I also notice who else was here on the grounds this morning by 8AM….some amazing horsemen, some doing a light ride, some hand walking a horse, some actually cleaning tack, some in the office doing entries. Most of these were the ‘old timers’ from a generation or two ago…where were our young trainers or young assistants. YES, there were some here but the glaring observation was NOT MANY!
I fear the horsemen commitment of long ago is fading fast in the sport and being replace by the love to win, especially after a very hot day at a horse show. A horsemen does not mean only winning, it means taking responsibility for the comfort and life and care of the horses with a passion and a heart throbbing love far bigger than what happens in the ring. It means they want to know everything about each horse. It means they still consider themselves privileged to be a part of this.
I watched one of the long-time trainers this morning walking into every stall in their barn. He would stop at every stall, feed a carrot and pet the horse for a moment and then on to the next one, there was nothing hurried about it. The reality is he was checking each horse in each stall and loving every minute of the personal touch of each one! Another trainer was sitting on a berm olding a lead rope and watching a horse graze. Another was washing water buckets to give her grooms a break. Another was having a cup of coffee under a tree with two interns getting ready for their week while they watched a horse from yesterdays Grand Prix hand walk in the ring just to make sure it was OK today.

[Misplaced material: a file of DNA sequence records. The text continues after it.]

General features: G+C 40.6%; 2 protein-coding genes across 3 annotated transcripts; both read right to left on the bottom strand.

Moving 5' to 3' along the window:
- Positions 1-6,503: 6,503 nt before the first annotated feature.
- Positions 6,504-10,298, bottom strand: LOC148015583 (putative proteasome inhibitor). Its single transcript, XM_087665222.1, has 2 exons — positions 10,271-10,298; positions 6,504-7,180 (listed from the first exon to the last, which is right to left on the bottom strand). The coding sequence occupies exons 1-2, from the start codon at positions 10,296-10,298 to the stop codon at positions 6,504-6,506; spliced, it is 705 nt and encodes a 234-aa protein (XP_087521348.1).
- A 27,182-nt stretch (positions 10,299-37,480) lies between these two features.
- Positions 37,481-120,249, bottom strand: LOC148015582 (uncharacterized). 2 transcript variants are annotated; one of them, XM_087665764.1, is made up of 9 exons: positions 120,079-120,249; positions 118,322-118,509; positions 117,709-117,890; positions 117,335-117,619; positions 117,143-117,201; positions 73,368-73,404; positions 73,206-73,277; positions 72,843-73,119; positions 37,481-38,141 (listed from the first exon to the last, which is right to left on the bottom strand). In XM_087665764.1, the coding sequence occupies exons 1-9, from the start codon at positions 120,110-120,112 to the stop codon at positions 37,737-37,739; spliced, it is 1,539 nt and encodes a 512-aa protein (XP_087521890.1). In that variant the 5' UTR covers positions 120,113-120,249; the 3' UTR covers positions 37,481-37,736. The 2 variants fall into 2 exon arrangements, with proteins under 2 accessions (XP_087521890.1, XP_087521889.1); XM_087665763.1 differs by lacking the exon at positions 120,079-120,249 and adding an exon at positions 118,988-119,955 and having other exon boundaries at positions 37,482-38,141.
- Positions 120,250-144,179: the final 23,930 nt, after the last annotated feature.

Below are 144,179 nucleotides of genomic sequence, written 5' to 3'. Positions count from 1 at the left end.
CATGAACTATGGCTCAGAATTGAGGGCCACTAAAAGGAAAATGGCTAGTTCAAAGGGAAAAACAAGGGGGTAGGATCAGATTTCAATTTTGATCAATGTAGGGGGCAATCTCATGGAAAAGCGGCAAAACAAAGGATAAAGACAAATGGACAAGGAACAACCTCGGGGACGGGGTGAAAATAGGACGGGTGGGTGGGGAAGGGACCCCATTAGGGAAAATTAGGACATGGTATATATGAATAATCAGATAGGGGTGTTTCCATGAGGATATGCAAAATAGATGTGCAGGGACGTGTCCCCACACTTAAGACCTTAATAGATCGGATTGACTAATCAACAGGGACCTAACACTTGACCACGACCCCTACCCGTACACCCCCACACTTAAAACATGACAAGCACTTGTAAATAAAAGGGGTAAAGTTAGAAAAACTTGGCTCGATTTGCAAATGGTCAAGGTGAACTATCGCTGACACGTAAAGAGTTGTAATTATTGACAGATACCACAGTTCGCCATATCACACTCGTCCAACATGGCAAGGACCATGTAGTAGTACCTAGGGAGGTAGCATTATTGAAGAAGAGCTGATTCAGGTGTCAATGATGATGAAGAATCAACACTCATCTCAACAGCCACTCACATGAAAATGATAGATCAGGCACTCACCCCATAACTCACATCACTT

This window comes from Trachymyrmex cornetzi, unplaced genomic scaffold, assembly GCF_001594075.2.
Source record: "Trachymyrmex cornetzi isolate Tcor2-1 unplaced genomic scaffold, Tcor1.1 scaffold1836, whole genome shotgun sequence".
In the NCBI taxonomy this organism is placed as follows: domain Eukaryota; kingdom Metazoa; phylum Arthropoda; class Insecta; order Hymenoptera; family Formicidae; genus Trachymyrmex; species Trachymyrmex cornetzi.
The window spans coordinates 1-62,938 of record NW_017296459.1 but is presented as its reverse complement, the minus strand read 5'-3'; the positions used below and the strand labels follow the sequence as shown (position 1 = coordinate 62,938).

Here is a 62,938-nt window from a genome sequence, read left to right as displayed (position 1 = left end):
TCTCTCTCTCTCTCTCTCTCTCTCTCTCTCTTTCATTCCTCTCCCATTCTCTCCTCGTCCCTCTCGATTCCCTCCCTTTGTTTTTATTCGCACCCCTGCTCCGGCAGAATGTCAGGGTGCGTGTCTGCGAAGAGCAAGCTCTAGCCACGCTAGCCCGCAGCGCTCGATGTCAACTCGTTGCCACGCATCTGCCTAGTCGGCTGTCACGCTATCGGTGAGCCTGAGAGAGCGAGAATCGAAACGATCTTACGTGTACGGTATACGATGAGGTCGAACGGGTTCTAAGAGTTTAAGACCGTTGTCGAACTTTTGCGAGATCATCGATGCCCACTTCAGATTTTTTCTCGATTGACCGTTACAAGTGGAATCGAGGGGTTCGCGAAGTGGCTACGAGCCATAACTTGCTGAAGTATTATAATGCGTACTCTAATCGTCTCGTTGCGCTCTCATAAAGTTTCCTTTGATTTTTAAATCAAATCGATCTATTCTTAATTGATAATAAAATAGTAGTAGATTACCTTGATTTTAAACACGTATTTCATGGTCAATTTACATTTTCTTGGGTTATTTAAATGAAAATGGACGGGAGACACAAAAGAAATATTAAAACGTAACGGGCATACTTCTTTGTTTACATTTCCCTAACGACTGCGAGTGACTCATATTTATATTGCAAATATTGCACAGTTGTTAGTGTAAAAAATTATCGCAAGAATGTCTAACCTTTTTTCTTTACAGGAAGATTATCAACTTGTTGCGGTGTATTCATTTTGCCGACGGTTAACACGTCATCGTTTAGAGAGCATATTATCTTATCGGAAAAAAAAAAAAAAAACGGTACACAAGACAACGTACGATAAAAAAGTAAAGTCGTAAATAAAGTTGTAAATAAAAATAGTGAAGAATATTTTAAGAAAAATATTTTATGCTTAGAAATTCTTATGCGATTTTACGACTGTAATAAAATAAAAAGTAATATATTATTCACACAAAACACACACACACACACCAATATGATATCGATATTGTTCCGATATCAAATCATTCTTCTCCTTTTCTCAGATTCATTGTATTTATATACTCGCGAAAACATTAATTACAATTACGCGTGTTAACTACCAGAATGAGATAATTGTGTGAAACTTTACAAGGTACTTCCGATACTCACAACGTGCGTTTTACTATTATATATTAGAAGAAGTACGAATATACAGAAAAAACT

Some new arrivals here at HITS COACHELLA (one from back east) were marking stall signs with emergency information and helping the grooms with the set up…also an older generation.
My point to this is simple….to become a craftsman in anything, especially horses, requires “us” to be committed to insuring a dedicated skill and passion be passed on to the ‘next’ generation. And I am afraid in many instances we have missed and possibly failed them completely by settling for, and accepting, less.
BUT in reality, it only becomes a part of the people who strive to be the next generation of a craftsman’s life if the heart and soul of that individual is deeply committed to the horse first. Someone else cannot pass on the love and fascination of the work, they either have it or they don’t …..it’s a natural part of a horseman’s DNA that is as important to them as the air they breathe. Those of us out here can help educate and instruct the work, BUT the ‘in your blood’ part cannot be taught.
I call it a blood disease with no cure … it becomes a part of every waking moment for us.
Our sport needs more than winners, we already have a lot of those!!
It needs the next generation to have the ‘DNA blood disease’ I speak of and be as deeply committed to the welfare and care of the horses as the ones I see at the show EARLY on these show mornings, especially Mondays after a horrifically hot weekend of competing. OF COURSE you can say “I had a hard week/day, it was hot and I hired people to do that!”….and yes you may have. But if you don’t personally know your horses, especially after a hot-stressful day, you are missing a great deal of the love and dedication so evident in the trainers of years gone by.
Maybe that is one of the biggest missing spokes of our ‘wheel’!